Optical distance measurement

Various methods such as photogrammetry, triangulation, holography or time-of-flight measurements have become established for the optical 3D measurement of objects in space.

The distance measurement by means of time-of-flight measurement of laser light is the method we use most frequently. In the range of a few centimeters up to several hundred meters it is the method of choice when high accuracy and measuring speed have to be achieved even under difficult and changing environmental conditions. To measure distances, light is emitted and reflected by the object. The distance between the measuring device and the target object can be determined on the basis of the speed of light and the measured time of flight of the light from the light source (emitter) to the object and back to the detector.

The light, in our case always laser light, is modulated in its intensity. We use both pulse time-of-flight and phase shift measurement methods, which complement each other well in their strengths and weaknesses.

phase shift measurement
© Fraunhofer IPM
The phase delay method provides high measurement accuracy in the millimeter or submillimeter range.
Laserscanner principle
© Fraunhofer IPM
A laser beam is deflected by a rotating mirror, thus measuring a complete profile. As the measurement platform moves forward, for example on a vehicle, a measuring helix is created that maps the 3D profile of the environment.


Pulse time-of-flight measurement

The pulse time-of-flight method (also called ToF - time of flight or LiDAR - light detection and ranging) delivers a strong signal and allows the detection of several objects positioned behind each other. For example, measurements can be taken through vegetation or fog. The measurement rates are in the kilohertz range and the distance resolution in the centimetre range. The measurement range extends to several hundred meters.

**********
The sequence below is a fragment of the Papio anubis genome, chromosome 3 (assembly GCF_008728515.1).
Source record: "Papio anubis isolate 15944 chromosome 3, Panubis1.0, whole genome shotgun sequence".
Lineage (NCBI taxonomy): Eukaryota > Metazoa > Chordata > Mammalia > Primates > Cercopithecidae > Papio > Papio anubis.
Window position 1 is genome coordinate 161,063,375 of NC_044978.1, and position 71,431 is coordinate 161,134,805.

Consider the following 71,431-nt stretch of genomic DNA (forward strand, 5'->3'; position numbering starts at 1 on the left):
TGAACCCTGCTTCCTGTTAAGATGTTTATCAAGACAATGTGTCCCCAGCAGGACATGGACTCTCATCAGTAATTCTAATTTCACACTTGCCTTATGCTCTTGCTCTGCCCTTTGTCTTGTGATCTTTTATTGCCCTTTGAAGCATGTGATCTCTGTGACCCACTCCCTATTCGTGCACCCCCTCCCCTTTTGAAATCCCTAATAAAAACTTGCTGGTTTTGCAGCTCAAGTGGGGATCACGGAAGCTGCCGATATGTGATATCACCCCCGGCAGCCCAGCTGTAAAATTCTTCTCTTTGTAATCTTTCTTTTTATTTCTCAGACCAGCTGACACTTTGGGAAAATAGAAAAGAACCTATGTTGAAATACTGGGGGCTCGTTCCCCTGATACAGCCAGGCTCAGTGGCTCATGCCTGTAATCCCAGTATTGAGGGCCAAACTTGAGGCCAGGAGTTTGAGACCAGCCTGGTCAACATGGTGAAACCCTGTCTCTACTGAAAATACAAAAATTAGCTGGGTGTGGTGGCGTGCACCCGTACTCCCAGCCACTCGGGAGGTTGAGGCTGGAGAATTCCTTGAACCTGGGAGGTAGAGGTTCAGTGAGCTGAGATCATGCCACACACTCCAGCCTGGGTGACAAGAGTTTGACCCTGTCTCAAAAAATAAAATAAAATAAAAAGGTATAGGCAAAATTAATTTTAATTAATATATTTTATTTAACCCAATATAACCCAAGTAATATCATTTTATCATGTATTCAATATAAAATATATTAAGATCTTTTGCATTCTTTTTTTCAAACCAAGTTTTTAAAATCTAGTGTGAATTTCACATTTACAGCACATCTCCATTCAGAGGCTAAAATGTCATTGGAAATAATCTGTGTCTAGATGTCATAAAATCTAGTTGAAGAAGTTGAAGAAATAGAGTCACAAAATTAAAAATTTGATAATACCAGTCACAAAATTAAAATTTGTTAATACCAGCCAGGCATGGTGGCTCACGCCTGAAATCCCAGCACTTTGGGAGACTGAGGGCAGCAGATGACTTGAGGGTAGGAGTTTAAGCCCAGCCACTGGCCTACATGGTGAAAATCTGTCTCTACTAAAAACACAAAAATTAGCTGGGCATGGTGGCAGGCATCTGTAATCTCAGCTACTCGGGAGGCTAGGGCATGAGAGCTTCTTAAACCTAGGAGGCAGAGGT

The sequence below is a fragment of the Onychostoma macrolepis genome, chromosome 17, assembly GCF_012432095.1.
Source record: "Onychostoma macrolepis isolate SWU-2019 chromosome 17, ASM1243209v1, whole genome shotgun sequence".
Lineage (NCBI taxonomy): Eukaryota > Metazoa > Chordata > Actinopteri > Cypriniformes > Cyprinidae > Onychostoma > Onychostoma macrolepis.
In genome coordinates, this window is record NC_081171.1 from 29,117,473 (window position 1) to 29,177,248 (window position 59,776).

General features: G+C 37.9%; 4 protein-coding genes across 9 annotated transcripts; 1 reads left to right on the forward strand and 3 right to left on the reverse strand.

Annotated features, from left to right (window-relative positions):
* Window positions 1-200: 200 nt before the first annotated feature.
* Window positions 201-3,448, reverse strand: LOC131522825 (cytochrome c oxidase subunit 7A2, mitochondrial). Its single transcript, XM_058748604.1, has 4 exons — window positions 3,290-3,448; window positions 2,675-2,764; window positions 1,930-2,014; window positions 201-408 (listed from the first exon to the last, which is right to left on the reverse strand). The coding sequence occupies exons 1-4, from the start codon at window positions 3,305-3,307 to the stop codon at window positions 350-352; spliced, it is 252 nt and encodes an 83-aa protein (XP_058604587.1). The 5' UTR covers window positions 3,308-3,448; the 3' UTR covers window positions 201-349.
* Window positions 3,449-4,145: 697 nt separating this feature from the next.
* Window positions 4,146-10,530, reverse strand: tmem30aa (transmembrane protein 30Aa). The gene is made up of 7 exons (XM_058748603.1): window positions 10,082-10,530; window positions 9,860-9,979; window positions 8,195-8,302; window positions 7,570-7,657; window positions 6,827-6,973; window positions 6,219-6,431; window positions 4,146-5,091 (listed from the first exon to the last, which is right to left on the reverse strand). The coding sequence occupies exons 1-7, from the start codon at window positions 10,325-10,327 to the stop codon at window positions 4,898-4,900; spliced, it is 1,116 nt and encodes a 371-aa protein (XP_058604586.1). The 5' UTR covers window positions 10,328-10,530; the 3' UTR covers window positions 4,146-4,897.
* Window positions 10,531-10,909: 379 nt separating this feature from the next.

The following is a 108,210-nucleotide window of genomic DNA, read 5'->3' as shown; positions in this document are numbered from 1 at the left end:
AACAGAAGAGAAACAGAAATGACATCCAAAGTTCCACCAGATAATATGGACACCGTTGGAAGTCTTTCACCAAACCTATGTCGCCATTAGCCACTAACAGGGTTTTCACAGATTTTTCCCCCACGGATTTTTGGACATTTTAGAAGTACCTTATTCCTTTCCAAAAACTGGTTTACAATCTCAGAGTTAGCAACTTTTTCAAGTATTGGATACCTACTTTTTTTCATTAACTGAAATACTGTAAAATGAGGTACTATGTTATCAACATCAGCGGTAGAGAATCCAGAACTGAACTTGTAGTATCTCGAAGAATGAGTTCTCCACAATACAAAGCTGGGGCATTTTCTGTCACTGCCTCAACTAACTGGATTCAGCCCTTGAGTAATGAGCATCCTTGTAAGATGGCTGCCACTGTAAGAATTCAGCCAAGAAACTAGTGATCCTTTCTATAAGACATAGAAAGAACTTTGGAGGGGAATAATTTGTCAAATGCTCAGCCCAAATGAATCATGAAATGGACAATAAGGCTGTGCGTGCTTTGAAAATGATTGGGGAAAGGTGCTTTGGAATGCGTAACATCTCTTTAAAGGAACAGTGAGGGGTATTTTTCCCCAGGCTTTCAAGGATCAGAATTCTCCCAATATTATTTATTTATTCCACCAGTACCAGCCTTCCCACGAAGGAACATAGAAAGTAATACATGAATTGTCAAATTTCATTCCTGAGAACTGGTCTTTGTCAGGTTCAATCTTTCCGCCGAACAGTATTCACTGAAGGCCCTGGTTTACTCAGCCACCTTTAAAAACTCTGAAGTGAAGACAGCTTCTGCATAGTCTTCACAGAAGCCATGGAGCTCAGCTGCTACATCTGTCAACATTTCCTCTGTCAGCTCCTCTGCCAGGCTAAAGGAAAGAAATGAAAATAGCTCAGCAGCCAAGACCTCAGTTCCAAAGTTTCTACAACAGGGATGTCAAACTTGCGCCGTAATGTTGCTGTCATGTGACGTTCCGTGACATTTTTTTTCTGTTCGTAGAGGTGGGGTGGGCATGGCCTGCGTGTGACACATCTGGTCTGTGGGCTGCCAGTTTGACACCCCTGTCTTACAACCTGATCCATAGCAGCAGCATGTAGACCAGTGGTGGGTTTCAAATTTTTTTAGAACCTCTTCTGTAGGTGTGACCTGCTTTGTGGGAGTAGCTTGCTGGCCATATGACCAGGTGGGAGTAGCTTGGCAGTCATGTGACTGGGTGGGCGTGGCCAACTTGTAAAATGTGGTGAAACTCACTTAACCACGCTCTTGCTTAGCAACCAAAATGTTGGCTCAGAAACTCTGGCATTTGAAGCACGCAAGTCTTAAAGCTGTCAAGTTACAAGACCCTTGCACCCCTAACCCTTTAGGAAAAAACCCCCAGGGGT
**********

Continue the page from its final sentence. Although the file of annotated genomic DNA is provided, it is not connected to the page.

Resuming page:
Phase shift measurement

In contrast to the pulse time-of-flight method, the phase shift method delivers very high measurement accuracies in the millimeter or even submillimeter range. Measurement frequencies of up to several megahertz at measurement distances of less than one hundred meters are possible. However, the signal is weak and only one object can be detected. Environmental influences such as rain are rather disturbing.

Eye-safe, independent of lighting conditions, scanning

Both measurement methods can be implemented eye-safe with laser class 1 and are completely independent of lighting conditions. This means that measurements can also be taken at night, in situations where camera systems reach their limits, for example.

If the laser beam is transmitted via a rotating mirror, not only a point but also an entire profile can be measured. This is the principle of a laser scanner.

Which method is best suited depends on the specific application. We will be happy to advise you and supply you with a tailor-made system for your application.


Our laser scanners

Many of our laser scanners are in use worldwide. The monitor railway lines, road surfaces or large construction sites.